Pupil voice is promoted across the school, with children frequently being given the opportunity to express their own opinions.  An example of this is the children’s involvement in the review of school policies and with recruitment.

Our School Agreement:

Our School Agreement was reviewed by a working party consisting of children, staff and governors, in 2017. Our new school agreement states:

As principled 'fruits'... we value our right to an education (Article 28, UNCRC); we value our right to be protected (Article 39, UNCRC); we value our right to be heard (Article 12, UNCRC).  We value diversity and our environment.  We believe that we can.
As 'principled fruits' refers to the fact that, at Manor Field Junior School, we recognise the contribution that we can all make to the team - in a bowl of fruit salad, there isn't just apple; in our school, we all have a part to play and an important contribution to make.  Regardless of whether or not we are a year 3 child or a child in year 6 - we recognise that human rights are universal.

RRE through the curriculum

Our curriculum provides us with the opportunities to consider how RRE can have a positive impact on our lives.  An example of this can be seen in the Year 5 topic: Is this the end of the world as we know it?  Through this project, the children consider the plight of endangered animals, as well as discussing ways in which they can help to save the world. 

Another example of how we integrate RRE in the curriculum is through the Year 3 food topic. We look at similarities and differences between our own lives and children around the world, and hope to develop a greater awareness of how not all children’s rights are upheld.  We also explore food miles and consider our responsibly towards the sustainability of our planet.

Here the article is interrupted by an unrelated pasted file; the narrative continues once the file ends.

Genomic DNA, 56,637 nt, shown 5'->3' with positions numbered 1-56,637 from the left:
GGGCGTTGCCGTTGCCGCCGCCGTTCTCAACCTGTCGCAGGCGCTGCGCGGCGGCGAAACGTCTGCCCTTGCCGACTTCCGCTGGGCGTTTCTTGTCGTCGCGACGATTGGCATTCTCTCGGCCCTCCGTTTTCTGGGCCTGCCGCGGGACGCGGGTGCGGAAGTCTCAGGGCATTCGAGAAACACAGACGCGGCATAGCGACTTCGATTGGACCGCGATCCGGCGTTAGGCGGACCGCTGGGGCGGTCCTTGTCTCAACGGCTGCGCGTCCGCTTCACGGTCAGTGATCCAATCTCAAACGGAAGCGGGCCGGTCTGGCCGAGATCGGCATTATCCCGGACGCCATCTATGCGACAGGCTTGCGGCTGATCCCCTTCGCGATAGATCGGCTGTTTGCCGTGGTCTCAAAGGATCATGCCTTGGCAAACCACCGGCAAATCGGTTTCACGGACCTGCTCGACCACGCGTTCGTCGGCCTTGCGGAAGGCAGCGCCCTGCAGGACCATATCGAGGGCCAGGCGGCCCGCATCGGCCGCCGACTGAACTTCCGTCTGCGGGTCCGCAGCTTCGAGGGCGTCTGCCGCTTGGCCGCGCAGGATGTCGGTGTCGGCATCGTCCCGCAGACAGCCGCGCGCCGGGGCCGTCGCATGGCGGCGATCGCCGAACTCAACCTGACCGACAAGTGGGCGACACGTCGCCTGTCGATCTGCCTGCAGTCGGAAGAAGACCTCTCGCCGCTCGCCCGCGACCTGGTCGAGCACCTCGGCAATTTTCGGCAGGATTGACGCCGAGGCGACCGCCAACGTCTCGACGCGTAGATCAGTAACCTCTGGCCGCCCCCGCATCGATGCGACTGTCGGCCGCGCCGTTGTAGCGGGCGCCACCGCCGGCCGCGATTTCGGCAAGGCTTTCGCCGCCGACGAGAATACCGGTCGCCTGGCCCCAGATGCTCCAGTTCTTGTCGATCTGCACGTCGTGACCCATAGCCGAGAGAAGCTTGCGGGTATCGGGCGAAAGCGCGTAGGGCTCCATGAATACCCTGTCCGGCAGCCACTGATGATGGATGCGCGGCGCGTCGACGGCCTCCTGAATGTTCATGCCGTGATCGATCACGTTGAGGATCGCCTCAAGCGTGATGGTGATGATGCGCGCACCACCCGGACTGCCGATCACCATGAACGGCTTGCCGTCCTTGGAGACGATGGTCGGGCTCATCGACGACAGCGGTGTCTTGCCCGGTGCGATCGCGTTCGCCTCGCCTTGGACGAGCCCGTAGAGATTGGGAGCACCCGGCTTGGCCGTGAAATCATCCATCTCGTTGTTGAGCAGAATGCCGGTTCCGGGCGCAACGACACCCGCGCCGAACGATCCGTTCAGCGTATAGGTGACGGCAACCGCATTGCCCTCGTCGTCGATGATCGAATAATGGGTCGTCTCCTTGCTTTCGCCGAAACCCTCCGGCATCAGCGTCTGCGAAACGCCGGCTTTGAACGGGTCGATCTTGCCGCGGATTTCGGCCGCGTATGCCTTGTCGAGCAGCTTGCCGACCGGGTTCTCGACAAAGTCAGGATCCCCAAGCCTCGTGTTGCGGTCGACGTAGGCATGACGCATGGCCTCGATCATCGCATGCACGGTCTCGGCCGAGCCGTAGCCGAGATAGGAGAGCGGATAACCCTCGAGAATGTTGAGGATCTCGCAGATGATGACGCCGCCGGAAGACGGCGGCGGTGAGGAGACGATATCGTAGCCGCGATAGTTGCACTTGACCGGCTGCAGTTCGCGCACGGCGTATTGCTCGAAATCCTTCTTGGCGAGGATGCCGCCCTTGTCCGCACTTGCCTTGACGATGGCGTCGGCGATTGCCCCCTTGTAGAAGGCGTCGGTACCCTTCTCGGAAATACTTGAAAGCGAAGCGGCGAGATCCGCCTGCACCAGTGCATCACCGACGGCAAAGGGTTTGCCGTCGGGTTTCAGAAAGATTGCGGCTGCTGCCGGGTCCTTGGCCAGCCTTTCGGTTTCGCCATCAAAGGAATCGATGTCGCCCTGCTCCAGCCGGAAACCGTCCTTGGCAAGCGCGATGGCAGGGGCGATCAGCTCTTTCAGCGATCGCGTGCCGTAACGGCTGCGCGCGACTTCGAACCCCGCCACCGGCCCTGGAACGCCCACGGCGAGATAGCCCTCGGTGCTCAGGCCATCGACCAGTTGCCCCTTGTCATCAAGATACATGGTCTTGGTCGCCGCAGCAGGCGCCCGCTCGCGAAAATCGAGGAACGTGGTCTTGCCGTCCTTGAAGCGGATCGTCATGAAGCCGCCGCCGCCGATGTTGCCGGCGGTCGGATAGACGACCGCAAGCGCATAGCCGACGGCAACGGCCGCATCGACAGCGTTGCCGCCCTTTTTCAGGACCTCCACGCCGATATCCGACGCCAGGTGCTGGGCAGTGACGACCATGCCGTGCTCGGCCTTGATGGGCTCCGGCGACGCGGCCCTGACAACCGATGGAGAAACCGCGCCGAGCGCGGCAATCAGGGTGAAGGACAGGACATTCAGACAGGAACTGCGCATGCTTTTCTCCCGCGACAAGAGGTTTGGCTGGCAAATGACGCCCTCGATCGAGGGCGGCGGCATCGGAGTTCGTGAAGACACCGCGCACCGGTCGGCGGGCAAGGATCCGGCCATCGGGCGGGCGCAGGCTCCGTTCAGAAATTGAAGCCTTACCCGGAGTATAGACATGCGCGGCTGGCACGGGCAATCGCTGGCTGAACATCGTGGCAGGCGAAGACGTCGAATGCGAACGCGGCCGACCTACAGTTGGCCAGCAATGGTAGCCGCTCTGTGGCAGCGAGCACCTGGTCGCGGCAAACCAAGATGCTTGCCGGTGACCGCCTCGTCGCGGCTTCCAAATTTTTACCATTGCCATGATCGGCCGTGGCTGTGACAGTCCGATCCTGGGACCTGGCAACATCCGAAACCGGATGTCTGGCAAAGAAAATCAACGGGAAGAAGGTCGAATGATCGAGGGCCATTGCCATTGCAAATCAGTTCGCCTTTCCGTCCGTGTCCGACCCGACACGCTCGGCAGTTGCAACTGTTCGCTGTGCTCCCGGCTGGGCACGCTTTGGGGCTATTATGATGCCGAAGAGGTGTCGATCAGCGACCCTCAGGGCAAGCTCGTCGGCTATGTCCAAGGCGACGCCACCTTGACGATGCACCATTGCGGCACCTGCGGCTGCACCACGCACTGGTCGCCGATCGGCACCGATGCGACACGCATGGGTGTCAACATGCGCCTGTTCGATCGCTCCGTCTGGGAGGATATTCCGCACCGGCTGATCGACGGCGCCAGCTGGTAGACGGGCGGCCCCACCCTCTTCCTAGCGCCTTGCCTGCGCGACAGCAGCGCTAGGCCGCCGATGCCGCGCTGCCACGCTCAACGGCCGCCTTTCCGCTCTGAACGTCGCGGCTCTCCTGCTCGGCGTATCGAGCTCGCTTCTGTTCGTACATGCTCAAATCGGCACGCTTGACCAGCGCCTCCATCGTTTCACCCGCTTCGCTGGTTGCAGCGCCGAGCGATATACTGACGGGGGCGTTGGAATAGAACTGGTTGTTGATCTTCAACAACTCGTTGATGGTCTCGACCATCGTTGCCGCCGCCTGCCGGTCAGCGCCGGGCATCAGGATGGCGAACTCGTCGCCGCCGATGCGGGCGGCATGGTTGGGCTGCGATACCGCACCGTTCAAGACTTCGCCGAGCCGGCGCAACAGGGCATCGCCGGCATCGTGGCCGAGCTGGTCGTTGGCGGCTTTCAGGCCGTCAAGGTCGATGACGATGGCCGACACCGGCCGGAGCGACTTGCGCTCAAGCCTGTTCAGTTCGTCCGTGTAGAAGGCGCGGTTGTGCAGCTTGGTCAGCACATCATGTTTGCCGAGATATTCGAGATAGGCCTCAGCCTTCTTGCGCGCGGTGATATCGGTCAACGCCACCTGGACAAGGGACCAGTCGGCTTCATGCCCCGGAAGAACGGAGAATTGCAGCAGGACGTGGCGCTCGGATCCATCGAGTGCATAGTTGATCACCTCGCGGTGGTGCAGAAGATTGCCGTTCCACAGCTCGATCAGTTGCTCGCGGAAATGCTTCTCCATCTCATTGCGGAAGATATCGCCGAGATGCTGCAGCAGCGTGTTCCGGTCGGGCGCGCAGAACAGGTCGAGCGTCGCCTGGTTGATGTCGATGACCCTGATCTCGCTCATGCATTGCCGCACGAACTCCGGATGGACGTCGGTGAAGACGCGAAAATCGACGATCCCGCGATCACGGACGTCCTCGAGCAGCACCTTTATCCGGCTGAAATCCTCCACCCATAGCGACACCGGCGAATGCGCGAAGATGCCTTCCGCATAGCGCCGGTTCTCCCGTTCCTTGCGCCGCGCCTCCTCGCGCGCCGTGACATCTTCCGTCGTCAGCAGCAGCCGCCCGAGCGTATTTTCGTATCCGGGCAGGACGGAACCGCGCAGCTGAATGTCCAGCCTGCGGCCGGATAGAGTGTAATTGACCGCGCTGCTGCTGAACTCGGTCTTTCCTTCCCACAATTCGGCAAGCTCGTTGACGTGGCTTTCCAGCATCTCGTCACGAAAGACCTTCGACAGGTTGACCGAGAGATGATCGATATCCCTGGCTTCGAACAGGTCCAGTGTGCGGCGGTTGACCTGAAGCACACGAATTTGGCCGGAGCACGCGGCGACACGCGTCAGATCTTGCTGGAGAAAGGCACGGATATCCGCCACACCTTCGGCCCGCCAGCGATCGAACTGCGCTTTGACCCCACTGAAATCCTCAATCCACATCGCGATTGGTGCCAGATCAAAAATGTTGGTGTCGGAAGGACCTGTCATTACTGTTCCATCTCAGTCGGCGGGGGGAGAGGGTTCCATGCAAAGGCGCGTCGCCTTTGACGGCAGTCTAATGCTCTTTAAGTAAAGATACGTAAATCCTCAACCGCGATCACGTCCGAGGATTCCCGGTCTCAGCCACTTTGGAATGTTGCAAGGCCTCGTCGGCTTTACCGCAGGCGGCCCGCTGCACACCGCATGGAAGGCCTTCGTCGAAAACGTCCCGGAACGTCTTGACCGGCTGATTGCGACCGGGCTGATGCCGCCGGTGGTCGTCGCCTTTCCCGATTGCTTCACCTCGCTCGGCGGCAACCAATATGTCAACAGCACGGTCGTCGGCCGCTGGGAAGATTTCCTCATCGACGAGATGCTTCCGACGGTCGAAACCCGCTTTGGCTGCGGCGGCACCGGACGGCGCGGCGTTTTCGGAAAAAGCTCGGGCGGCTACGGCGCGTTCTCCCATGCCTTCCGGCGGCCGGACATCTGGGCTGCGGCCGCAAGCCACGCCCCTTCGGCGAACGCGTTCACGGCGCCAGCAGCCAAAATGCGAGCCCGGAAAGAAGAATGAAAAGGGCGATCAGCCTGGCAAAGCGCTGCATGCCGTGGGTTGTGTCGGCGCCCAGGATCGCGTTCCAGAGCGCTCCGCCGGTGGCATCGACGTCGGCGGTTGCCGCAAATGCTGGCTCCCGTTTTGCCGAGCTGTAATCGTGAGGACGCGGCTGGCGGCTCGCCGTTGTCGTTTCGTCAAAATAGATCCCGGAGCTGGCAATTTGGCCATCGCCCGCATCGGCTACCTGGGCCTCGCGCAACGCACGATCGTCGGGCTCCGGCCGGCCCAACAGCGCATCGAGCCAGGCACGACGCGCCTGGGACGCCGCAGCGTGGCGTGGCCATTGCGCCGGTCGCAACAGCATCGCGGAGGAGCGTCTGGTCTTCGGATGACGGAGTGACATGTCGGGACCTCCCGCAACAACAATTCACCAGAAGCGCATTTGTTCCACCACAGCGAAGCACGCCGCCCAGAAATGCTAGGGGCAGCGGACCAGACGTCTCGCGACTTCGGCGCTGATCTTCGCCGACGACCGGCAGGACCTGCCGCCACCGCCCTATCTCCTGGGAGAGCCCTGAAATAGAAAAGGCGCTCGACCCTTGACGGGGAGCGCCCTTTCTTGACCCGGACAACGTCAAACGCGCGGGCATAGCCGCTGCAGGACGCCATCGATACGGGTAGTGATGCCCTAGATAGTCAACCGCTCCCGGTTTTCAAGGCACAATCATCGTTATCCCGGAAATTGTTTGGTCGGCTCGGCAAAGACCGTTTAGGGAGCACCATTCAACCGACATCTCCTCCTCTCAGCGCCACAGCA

In our lower school project, 'Who's afraid of the big, bad wolf?', there is the opportunity for the children to look particularly at one of the Fundamental Values: The Rule of Law.  Throughout the project, the children examine evidence to decide whether or not the wolf is guilty of criminal damage to the three little pigs' home.  Following a trial, the children must decide on a suitable and appropriate punishment for the wolf (if he is found guilty!), that must also take into consideration his rights. This is where children can begin to learn about the intricacies of human rights.

We explore a range of quality texts as part of our work on Rights Respecting Education, often exploring more challenging themes such as immigration and racism. 

All children have the right to nutritious food, clean water and a safe environment.  (Article 24, UNCRC).

 

How can I get involved?

At the beginning of each academic year, parents are asked to read through the home school agreement with their children and to sign it. By working in partnership with parents and children, we feel that we can create a more positive environment where each child can achieve their best both academically and socially, feeling safe, secure, valued and respected.